"Anything would be better than the lack of accountability that we have now," said John Berlau, senior fellow of the Competitive Enterprise Institute, a Washington-based libertarian think tank.
• The agency would have no authority over small-dollar lenders. The CFPB would have no control over the issuers of problematic payday loans, vehicle title loans, and other similar loans. "The legislation is silent over who would have jurisdiction over these," Consumer's Union's Banks says. The Federal Trade Commission might have some control over deceptive advertising and that other federal financial regulators might have some responsibility, but it's less than clear. Prior to the establishment of the CFPB, those agencies did more on the safety and soundness of the industries they supervised, but very little on consumer protection, Banks notes.
• Consumer complaints would not be made public. The CFPB's Consumer Complaint Database, which currently includes more than 1 million consumer gripes, would continue to exist but would no longer be viewable by the public. The database is currently available to any consumer who wishes to make a complaint against a bank, credit bureau, credit-card issuer, student-debt processor, or other financial services company under the CFPB's purview. Those industries maintain that because the complaints aren't fully vetted to determine their accuracy, they shouldn't be published.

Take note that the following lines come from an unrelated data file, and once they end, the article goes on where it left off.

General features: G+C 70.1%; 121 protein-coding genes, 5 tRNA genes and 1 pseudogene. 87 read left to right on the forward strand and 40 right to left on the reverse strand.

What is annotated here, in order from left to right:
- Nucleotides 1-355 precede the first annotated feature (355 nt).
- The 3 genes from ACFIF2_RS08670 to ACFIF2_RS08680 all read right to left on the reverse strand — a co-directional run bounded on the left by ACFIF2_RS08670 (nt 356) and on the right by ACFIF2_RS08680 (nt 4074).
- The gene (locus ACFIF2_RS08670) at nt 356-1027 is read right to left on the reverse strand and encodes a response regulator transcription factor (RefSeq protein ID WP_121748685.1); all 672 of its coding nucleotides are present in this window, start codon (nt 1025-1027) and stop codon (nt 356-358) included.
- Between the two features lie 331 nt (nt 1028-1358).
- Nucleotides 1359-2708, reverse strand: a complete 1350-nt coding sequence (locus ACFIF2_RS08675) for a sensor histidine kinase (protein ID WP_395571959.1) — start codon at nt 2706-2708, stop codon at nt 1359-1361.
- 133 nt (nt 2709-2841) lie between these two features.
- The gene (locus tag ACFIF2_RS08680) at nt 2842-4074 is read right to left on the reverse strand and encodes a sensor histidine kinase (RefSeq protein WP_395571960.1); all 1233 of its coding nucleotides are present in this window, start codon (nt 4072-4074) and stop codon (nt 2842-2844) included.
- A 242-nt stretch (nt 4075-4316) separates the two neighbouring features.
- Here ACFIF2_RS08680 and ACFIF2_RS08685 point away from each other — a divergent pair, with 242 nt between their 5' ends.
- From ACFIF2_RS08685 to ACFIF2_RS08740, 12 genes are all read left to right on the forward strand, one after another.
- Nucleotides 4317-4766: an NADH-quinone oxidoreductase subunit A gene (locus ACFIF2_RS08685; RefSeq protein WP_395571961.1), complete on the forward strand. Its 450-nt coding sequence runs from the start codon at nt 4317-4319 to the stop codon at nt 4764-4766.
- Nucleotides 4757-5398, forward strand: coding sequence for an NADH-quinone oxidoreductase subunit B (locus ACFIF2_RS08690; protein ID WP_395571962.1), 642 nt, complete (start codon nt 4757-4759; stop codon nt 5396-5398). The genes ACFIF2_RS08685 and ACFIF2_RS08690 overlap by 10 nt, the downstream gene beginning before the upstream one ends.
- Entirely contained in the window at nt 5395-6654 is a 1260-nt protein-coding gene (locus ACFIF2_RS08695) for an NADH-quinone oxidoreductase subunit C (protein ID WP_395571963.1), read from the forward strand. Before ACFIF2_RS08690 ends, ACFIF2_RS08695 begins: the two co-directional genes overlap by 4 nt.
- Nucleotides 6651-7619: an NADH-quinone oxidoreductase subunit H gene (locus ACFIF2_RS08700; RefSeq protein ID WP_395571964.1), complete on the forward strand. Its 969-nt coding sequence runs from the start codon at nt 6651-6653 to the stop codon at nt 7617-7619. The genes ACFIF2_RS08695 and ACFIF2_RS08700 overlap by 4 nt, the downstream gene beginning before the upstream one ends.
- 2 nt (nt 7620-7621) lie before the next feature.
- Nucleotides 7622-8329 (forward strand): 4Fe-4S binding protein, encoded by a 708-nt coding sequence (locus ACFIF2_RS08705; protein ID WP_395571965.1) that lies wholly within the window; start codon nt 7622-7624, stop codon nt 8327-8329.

Consumer advocates counter that the CFPB does check that the person making the complaint had a relationship with the institution, and that consumers typically complain to the agency only after they have failed to get resolution by complaining directly to the company. "The benefit to consumers is, if a company gets a complaint from the CFPB, they must respond," Banks noted. "A consumer can't require that on his own."
The bill is tentatively scheduled for "markup" next week in committee, allowing for introduction of amendments from both sides of the aisle. Ranking Member Maxine Waters, D-Ca., has called for another hearing on the bill, which observers say probably would happen in the following weeks. The bill is expected to reach the House floor in mid-May.
As written, though, observers say the heavily partisan, 593-page bill probably won't become law. In the Senate, it will need a 60-vote majority to pass, which would require cooperation from Democrats unlikely to support it in its current form, notes Isaac Boltansky, director of policy research at Compass Point Research & Trading, a investment firm based in Washington, D.C. While some aspects of the bill that deal with systemic banking changes could pass muster, he said, the CFPB's restructuring isn't likely to be accepted by the Senate.
"We expect House passage prior to the August recess," Boltansky said, "but the Senate will ultimately determine the fate of legislative regulatory reform."
Consumer Reports has no relationship with any advertisers on this website.
This story originally appeared on Consumer Reports.